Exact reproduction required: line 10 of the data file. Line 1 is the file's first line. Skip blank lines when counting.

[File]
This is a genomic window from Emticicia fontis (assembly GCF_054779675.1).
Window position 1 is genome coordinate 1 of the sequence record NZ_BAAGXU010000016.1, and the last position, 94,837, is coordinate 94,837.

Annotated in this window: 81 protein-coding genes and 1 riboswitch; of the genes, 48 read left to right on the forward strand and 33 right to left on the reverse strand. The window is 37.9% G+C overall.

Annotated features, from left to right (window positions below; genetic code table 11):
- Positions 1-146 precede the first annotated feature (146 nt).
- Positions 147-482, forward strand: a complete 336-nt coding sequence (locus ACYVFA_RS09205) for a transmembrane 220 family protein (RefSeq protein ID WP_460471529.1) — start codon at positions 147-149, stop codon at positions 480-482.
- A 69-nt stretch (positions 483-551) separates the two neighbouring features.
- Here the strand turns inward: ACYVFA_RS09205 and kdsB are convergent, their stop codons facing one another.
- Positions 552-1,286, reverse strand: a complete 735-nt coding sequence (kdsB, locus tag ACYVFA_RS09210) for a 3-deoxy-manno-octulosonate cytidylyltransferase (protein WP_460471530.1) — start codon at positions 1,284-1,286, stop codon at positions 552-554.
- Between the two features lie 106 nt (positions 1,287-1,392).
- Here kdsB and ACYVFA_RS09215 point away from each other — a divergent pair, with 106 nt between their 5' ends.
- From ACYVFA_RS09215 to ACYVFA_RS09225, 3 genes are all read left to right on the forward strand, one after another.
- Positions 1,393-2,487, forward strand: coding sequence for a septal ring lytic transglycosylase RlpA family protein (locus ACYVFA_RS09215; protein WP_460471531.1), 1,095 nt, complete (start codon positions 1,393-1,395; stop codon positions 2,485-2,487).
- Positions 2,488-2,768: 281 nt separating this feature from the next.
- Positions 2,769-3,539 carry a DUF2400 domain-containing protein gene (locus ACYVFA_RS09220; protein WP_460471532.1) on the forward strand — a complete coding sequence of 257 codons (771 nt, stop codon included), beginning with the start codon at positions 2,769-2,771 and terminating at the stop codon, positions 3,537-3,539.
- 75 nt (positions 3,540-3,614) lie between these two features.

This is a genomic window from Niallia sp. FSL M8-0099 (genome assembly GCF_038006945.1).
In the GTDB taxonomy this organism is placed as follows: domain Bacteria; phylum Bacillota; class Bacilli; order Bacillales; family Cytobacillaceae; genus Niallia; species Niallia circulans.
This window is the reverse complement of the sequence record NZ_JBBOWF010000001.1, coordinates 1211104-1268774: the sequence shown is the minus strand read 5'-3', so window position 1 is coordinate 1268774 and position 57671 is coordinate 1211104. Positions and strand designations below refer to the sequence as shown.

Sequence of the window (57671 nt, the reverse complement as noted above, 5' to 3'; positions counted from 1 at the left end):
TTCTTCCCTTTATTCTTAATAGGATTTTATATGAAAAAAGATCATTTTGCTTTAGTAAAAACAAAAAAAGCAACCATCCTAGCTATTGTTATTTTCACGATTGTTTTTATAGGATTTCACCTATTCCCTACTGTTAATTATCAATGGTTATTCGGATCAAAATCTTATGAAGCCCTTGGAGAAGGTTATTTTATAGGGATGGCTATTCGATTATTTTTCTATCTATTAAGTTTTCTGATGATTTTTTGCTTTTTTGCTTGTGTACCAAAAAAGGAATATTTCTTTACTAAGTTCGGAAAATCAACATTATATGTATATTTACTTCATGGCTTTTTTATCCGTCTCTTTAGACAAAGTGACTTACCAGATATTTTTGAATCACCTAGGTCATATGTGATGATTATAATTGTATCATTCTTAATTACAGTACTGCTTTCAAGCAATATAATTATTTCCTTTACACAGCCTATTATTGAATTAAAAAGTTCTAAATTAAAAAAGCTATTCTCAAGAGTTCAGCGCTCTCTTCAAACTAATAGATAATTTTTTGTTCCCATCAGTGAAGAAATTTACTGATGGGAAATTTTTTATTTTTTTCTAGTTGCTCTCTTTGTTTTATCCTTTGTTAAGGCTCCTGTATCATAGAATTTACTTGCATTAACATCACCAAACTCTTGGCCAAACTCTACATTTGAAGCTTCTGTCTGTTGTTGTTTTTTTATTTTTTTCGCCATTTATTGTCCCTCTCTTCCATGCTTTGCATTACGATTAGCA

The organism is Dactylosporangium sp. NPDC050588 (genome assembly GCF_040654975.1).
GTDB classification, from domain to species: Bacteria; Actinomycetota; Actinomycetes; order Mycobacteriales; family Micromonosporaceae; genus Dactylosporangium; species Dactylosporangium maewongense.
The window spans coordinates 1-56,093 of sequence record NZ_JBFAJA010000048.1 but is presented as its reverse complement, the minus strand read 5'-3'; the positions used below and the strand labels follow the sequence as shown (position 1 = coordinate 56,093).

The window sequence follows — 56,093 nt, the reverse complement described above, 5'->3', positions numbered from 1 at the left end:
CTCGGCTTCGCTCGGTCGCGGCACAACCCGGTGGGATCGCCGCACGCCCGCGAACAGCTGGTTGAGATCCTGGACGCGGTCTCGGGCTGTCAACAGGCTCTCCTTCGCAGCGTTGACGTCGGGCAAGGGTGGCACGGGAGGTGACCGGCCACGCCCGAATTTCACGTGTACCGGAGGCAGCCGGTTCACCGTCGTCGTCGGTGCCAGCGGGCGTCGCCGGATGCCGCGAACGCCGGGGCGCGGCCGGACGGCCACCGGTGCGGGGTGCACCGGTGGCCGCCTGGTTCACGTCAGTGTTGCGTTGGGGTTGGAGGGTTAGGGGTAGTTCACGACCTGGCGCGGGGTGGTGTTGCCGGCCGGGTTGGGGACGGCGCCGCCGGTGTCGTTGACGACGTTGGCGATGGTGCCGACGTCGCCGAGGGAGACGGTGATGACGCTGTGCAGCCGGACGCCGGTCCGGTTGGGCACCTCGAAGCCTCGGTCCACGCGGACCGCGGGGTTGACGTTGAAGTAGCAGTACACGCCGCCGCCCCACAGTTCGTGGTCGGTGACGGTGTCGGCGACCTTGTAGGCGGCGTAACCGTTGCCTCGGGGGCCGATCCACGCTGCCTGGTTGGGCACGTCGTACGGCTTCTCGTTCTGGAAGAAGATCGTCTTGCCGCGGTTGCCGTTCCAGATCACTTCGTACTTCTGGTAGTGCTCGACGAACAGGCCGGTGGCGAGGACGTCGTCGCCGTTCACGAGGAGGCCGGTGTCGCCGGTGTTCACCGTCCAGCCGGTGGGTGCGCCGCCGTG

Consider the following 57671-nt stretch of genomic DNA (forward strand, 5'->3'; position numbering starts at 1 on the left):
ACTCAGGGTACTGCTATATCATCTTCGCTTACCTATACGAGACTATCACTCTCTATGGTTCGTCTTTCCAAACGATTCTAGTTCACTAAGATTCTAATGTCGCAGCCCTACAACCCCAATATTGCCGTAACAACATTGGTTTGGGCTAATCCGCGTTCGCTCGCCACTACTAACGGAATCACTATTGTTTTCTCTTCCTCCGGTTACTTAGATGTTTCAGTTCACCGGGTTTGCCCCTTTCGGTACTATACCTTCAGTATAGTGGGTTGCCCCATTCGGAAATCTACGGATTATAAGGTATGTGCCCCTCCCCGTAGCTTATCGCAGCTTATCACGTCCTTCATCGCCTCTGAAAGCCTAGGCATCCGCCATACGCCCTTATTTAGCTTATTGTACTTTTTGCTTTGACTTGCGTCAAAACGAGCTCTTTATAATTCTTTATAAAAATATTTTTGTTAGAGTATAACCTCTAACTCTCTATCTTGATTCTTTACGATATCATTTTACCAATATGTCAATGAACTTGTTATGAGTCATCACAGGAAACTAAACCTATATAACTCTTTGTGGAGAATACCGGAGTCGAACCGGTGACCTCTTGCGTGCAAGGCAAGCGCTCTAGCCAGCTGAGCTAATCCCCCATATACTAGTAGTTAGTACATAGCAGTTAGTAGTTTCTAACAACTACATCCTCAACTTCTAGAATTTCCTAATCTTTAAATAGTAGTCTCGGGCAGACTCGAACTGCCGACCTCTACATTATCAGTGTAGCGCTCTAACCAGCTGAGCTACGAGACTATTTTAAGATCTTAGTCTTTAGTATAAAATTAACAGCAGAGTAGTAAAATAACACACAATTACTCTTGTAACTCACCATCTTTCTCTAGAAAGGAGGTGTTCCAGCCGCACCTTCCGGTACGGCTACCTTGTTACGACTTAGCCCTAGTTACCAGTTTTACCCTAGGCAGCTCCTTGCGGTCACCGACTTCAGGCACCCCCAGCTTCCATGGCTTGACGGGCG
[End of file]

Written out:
- Between the two features lie 106 nt (positions 1,287-1,392).